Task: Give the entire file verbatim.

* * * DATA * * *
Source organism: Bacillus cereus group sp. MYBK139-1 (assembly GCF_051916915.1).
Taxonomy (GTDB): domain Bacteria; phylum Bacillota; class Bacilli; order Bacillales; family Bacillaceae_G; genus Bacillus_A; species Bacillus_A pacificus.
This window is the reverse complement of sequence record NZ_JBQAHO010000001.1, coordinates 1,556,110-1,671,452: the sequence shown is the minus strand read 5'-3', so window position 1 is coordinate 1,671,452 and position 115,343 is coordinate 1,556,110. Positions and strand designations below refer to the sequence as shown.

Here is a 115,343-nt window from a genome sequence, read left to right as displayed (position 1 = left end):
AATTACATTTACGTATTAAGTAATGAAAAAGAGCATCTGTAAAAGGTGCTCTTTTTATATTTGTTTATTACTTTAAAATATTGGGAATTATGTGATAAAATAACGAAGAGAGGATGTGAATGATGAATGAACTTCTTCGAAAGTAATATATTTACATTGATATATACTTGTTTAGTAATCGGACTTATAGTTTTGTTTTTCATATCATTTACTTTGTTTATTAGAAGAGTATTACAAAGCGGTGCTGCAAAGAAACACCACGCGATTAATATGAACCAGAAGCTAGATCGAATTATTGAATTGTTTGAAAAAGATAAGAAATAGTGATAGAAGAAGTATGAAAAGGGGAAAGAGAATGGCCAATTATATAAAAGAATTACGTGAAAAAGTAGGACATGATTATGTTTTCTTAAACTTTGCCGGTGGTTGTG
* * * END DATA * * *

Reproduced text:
Source organism: Bacillus cereus group sp. MYBK139-1 (assembly GCF_051916915.1).
Taxonomy (GTDB): domain Bacteria; phylum Bacillota; class Bacilli; order Bacillales; family Bacillaceae_G; genus Bacillus_A; species Bacillus_A pacificus.
This window is the reverse complement of sequence record NZ_JBQAHO010000001.1, coordinates 1,556,110-1,671,452: the sequence shown is the minus strand read 5'-3', so window position 1 is coordinate 1,671,452 and position 115,343 is coordinate 1,556,110. Positions and strand designations below refer to the sequence as shown.

Here is a 115,343-nt window from a genome sequence, read left to right as displayed (position 1 = left end):
AATTACATTTACGTATTAAGTAATGAAAAAGAGCATCTGTAAAAGGTGCTCTTTTTATATTTGTTTATTACTTTAAAATATTGGGAATTATGTGATAAAATAACGAAGAGAGGATGTGAATGATGAATGAACTTCTTCGAAAGTAATATATTTACATTGATATATACTTGTTTAGTAATCGGACTTATAGTTTTGTTTTTCATATCATTTACTTTGTTTATTAGAAGAGTATTACAAAGCGGTGCTGCAAAGAAACACCACGCGATTAATATGAACCAGAAGCTAGATCGAATTATTGAATTGTTTGAAAAAGATAAGAAATAGTGATAGAAGAAGTATGAAAAGGGGAAAGAGAATGGCCAATTATATAAAAGAATTACGTGAAAAAGTAGGACATGATTATGTTTTCTTAAACTTTGCCGGTGGTTGTG